Of the total number of patients receiving Klosartan in controlled clinical studies for hypertension, 391 patients (19%) were 65 years and over, while 37 patients (2%) were 75 years and over. In a controlled clinical study for renal protection in type 2 diabetic patients with proteinuria, 248 patients (33%) were 65 years and over. In a controlled clinical study for the reduction in the combined risk of cardiovascular death, stroke and myocardial infarction in hypertensive patients with left ventricular hypertrophy, 2857 patients (62%) were 65 years and over, while 808 patients (18%) were 75 years and over. No overall differences in effectiveness or safety were observed between these patients and younger patients, but greater sensitivity of some older individuals cannot be ruled out.

Race

In the LIFE study, Black patients with hypertension and left ventricular hypertrophy treated with atenolol were at lower risk of experiencing the primary composite endpoint compared with Black patients treated with Klosartan (both cotreated with hydrochlorothiazide in the majority of patients). The primary endpoint was the first occurrence of stroke, myocardial infarction or cardiovascular death, analyzed using an intention-to-treat (ITT) approach. In the subgroup of Black patients (n=533, 6% of the LIFE study patients), there were 29 primary endpoints among 263 patients on atenolol (11%, 26 per 1000 patientyears) and 46 primary endpoints among 270 patients (17%, 42 per 1000 patient-years) on Klosartan. This finding could not be explained on the basis of differences in the populations other than race or on any imbalances between treatment groups. In addition, blood pressure reductions in both treatment groups were consistent between Black and non-Black patients. Given the difficulty in interpreting subset differences in large trials, it cannot be known whether the observed difference is the result of chance. However, the LIFE study provides no evidence that the benefits of Klosartan on reducing the risk of cardiovascular events in hypertensive patients with left ventricular hypertrophy apply to Black patients.

Renal Impairment

Patients with renal insufficiency have elevated plasma concentrations of losartan and its active metabolite compared to subjects with normal renal function. No dose adjustment is necessary in patients with renal impairment unless a patient with renal impairment is also volume depleted.

Hepatic Impairment

The recommended starting dose of Klosartan is 25 mg in patients with mild-to-moderate hepatic impairment. Following oral administration in patients with mild-to-moderate hepatic impairment, plasma concentrations of losartan and its active metabolite were, respectively, 5 times and 1.7 times those seen in healthy volunteers. Klosartan has not been studied in patients with severe hepatic impairment.

Effects on ability to drive and use machines

The information provided in Effects on ability to drive and use machines of Klosartan is based on data of another medicine with exactly the same composition as the Klosartan of the medicine (Losartan). Be careful and be sure to specify the information on the section Effects on ability to drive and use machines in the instructions to the drug Klosartan directly from the package or from the pharmacist at the pharmacy.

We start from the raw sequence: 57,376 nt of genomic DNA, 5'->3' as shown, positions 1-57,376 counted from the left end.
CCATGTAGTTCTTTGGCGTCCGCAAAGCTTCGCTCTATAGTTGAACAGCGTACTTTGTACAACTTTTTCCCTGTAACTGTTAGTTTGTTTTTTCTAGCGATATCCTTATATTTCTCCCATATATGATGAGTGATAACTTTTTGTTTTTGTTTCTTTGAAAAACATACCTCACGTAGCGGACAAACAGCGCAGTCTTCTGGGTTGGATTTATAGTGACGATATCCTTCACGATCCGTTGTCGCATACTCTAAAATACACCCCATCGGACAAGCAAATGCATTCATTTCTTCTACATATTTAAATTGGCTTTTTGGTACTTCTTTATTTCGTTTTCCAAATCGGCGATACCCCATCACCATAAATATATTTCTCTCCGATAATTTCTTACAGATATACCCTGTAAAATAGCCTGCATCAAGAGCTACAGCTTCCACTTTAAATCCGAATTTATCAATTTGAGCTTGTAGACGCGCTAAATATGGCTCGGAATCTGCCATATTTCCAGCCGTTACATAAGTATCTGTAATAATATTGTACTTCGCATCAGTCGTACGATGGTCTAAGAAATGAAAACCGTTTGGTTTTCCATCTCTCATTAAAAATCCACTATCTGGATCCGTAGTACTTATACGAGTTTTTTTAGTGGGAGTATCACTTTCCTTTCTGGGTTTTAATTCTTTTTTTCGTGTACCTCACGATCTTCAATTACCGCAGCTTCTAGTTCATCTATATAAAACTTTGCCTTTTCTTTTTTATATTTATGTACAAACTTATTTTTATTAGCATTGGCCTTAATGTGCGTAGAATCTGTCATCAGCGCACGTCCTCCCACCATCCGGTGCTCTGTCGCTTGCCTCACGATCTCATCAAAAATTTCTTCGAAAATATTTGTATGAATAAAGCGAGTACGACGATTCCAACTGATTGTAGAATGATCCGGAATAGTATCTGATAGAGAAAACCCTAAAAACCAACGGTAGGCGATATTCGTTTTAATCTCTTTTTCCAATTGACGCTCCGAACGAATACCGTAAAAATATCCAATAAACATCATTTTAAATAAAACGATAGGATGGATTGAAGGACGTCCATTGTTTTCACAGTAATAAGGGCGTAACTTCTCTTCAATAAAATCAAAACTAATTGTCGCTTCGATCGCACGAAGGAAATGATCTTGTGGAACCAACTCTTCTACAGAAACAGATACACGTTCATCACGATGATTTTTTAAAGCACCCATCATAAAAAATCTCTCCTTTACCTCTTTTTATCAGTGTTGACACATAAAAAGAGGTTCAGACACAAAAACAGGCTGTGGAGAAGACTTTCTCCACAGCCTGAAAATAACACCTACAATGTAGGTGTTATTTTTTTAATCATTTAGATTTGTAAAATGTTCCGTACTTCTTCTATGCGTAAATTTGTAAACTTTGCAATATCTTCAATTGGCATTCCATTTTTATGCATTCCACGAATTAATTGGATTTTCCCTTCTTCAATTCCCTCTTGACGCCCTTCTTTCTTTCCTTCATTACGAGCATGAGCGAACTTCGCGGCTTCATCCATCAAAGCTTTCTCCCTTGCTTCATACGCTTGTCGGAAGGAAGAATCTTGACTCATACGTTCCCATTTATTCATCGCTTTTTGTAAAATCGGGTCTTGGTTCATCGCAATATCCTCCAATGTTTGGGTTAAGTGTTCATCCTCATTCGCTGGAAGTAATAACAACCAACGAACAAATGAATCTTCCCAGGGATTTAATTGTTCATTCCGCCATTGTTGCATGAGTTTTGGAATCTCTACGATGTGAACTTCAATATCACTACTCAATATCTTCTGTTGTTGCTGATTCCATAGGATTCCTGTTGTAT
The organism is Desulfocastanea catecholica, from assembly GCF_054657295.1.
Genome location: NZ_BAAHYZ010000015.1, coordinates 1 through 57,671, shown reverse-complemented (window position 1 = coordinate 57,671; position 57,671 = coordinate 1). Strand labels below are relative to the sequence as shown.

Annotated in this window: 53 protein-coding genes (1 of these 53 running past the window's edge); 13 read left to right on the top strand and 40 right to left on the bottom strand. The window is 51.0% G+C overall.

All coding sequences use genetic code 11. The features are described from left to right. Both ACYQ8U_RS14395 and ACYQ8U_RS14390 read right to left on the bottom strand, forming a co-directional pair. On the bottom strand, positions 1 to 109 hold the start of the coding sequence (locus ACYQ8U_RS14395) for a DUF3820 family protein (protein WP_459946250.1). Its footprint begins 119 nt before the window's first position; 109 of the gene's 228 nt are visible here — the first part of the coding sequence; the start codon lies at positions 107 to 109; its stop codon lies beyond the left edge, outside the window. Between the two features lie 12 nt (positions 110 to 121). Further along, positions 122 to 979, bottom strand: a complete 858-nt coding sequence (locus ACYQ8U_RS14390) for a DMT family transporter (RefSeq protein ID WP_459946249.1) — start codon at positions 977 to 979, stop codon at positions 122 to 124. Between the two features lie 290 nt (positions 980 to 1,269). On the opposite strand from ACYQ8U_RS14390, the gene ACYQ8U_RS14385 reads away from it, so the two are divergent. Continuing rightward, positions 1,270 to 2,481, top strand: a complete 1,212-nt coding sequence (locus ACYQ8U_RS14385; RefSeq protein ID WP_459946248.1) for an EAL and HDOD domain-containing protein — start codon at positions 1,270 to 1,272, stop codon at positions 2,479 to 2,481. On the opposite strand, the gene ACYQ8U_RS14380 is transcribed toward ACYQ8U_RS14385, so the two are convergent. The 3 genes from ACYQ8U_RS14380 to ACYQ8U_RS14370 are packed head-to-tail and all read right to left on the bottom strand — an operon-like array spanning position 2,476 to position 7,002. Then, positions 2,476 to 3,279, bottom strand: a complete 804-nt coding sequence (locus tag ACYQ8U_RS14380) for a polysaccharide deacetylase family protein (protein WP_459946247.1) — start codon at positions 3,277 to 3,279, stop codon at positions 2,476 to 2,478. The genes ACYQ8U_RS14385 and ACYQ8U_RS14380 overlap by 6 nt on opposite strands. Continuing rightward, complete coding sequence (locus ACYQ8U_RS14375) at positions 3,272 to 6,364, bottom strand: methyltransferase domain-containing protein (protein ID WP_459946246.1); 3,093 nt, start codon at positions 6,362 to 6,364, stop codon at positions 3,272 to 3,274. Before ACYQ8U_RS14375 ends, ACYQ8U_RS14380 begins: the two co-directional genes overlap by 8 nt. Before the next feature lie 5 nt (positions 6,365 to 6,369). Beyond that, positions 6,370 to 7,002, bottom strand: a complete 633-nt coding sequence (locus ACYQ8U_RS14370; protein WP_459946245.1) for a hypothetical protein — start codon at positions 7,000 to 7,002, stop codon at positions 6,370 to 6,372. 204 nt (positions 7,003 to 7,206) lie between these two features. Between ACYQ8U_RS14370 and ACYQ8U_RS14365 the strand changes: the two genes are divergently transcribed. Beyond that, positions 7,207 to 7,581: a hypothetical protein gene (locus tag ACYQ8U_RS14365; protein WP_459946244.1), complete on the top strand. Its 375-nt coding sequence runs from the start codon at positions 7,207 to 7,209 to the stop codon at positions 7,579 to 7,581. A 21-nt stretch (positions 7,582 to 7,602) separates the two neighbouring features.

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No studies on the effects on the ability to drive and use machines have been performed. However, when driving vehicles or operating machinery it must be borne in mind that dizziness or drowsiness may occasionally occur when taking antihypertensive therapy, in particular during initiation of treatment or when the dose is increased.

Undesirable effects

The information provided in Undesirable effects of Klosartan is based on data of another medicine with exactly the same composition as the Klosartan of the medicine (Losartan). Be careful and be sure to specify the information on the section Undesirable effects in the instructions to the drug Klosartan directly from the package or from the pharmacist at the pharmacy.
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Film-coated tablet; Substance-granules
Substance; Substance-powder
Orodispersible tablet
<)

- in a controlled clinical trial in > 1,500 type 2 diabetic patients 31 years of age and older with proteinuria (see RENAAL study 5.1)

In these clinical trials, the most common adverse reaction was dizziness.

The frequency of adverse reactions listed below is defined using the following convention:

Very common (>1/10); common (>1/100, to < 1/10); uncommon (>1/1,000, to <1/100); rare (>1/10,000, to <1/1,000); very rare (<1/10,000), not known (cannot be estimated from the available data).

Table 1. The frequency of adverse reactions identified from placebo-controlled clinical studies and post marketing experience

Adverse reaction

Frequency of adverse reaction by indication

Other

Hypertension

Hypertensive patients with left-ventricular hypertrophy

Chronic Heart Failure

Hypertension and type 2 diabetes with renal disease

Post-marketing experience

Blood and lymphatic system disorders

anaemia

common

frequency not known

thrombocytopenia

frequency not known

Immune system disorders

hypersensitivity reactions, anaphylactic reactions, angiooedema*, and vasculitis**